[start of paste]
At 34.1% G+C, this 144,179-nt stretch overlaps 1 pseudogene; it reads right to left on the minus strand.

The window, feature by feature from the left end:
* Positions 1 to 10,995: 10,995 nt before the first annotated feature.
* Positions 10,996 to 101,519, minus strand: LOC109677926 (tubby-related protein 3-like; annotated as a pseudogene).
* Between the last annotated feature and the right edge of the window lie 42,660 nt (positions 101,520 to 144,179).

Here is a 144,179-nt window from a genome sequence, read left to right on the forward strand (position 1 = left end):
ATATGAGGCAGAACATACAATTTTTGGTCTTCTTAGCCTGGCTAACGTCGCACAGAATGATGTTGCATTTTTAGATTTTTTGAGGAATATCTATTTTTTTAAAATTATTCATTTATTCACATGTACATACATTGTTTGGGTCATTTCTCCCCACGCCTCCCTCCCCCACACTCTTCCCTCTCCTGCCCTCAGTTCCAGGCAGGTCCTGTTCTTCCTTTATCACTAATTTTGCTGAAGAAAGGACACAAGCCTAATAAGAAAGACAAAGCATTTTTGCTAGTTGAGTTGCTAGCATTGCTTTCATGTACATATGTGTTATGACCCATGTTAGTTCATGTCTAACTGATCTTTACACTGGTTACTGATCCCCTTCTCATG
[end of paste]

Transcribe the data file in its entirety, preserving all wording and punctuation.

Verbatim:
At 34.1% G+C, this 144,179-nt stretch overlaps 1 pseudogene; it reads right to left on the minus strand.

The window, feature by feature from the left end:
* Positions 1 to 10,995: 10,995 nt before the first annotated feature.
* Positions 10,996 to 101,519, minus strand: LOC109677926 (tubby-related protein 3-like; annotated as a pseudogene).
* Between the last annotated feature and the right edge of the window lie 42,660 nt (positions 101,520 to 144,179).

Here is a 144,179-nt window from a genome sequence, read left to right on the forward strand (position 1 = left end):
ATATGAGGCAGAACATACAATTTTTGGTCTTCTTAGCCTGGCTAACGTCGCACAGAATGATGTTGCATTTTTAGATTTTTTGAGGAATATCTATTTTTTTAAAATTATTCATTTATTCACATGTACATACATTGTTTGGGTCATTTCTCCCCACGCCTCCCTCCCCCACACTCTTCCCTCTCCTGCCCTCAGTTCCAGGCAGGTCCTGTTCTTCCTTTATCACTAATTTTGCTGAAGAAAGGACACAAGCCTAATAAGAAAGACAAAGCATTTTTGCTAGTTGAGTTGCTAGCATTGCTTTCATGTACATATGTGTTATGACCCATGTTAGTTCATGTCTAACTGATCTTTACACTGGTTACTGATCCCCTTCTCATG